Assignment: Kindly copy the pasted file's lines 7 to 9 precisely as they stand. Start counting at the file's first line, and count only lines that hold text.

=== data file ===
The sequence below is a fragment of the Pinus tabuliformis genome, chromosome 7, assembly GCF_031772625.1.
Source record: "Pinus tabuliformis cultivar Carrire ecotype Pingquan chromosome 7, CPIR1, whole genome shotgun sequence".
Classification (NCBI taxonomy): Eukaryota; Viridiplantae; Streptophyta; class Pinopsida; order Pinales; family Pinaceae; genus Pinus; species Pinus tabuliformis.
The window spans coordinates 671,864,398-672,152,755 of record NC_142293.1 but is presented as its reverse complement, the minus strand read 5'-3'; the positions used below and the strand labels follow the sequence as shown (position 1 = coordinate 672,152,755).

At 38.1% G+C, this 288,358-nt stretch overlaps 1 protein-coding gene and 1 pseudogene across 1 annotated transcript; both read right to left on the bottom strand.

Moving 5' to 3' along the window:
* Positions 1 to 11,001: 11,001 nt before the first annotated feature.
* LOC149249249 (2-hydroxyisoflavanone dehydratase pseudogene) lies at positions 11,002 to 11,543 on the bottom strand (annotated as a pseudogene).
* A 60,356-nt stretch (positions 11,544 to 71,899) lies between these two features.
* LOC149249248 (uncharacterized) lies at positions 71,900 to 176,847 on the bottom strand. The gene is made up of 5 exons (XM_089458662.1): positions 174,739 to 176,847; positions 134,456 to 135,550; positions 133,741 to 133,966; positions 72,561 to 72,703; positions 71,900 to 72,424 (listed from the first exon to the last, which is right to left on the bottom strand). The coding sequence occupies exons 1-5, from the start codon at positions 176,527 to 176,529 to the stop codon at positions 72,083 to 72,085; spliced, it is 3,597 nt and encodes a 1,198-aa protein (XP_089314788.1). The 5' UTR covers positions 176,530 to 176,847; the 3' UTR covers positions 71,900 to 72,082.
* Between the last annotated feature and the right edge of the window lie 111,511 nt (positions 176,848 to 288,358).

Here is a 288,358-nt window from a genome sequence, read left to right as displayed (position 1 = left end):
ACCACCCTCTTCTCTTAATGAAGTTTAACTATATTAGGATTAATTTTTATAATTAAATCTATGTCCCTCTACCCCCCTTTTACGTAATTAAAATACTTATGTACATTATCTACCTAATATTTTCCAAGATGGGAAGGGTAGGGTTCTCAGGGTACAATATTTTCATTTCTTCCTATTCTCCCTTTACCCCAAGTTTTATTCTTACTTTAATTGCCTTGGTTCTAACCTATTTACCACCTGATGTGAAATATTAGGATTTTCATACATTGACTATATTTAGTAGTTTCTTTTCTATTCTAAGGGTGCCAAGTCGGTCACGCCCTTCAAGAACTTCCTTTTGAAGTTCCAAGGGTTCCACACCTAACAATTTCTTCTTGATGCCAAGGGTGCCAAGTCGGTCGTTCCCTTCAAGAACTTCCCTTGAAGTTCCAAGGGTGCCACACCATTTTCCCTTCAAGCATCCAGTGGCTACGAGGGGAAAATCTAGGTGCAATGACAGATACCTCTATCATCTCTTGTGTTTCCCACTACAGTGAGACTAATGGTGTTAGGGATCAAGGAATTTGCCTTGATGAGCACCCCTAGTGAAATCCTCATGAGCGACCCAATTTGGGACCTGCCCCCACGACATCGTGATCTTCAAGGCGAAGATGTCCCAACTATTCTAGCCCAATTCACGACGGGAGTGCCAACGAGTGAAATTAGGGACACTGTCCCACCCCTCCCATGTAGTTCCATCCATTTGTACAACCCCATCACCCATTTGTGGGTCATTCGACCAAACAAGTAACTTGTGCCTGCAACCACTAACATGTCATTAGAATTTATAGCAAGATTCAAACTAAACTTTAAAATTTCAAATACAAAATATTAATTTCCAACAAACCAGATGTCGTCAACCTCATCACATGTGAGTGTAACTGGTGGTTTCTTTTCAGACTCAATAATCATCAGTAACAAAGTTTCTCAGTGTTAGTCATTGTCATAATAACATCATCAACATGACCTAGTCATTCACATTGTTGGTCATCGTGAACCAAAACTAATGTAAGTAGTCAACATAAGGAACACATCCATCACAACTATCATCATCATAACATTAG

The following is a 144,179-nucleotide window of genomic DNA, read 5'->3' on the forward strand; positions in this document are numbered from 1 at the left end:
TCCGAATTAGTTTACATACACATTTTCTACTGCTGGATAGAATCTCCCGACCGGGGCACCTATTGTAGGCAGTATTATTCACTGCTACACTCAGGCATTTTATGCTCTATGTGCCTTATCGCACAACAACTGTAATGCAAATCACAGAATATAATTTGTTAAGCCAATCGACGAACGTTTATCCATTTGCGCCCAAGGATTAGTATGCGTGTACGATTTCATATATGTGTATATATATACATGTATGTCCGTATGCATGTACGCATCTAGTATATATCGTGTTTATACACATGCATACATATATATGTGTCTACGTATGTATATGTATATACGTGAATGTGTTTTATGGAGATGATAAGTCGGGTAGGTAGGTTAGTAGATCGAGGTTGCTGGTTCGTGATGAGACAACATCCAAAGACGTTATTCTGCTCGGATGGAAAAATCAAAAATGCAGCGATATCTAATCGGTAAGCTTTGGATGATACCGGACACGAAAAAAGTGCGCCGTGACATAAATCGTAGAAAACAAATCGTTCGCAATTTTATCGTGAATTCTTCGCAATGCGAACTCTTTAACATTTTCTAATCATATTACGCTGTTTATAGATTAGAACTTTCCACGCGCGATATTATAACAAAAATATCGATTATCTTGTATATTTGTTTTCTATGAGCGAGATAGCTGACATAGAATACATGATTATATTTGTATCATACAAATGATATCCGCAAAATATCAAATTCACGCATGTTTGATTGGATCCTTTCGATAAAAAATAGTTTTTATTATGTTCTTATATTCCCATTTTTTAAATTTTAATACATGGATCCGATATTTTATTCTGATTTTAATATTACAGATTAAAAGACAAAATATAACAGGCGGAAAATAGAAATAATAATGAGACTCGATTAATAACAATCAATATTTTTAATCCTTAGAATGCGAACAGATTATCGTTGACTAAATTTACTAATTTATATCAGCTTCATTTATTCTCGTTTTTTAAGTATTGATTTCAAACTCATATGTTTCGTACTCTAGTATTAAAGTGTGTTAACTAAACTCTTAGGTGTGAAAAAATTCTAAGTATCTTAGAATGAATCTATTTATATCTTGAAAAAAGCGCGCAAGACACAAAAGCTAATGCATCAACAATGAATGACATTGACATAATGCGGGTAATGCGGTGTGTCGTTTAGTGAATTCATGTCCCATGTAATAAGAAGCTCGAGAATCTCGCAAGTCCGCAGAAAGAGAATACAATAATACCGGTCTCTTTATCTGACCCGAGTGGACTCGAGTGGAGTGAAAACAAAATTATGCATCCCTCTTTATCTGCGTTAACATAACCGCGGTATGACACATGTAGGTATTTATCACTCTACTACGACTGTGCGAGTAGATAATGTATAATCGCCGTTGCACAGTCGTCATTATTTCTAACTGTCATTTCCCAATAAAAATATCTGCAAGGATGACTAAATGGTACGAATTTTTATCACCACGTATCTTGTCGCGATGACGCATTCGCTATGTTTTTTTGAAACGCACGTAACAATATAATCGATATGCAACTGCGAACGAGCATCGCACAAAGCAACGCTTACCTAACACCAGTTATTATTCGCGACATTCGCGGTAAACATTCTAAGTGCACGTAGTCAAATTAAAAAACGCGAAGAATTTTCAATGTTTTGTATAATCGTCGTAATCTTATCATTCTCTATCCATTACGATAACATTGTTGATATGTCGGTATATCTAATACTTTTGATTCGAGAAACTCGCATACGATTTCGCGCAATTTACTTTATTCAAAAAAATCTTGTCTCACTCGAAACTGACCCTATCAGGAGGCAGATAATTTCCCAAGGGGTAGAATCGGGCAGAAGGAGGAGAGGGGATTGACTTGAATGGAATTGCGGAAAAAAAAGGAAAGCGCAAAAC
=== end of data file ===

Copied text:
* Positions 1 to 11,001: 11,001 nt before the first annotated feature.
* LOC149249249 (2-hydroxyisoflavanone dehydratase pseudogene) lies at positions 11,002 to 11,543 on the bottom strand (annotated as a pseudogene).
* A 60,356-nt stretch (positions 11,544 to 71,899) lies between these two features.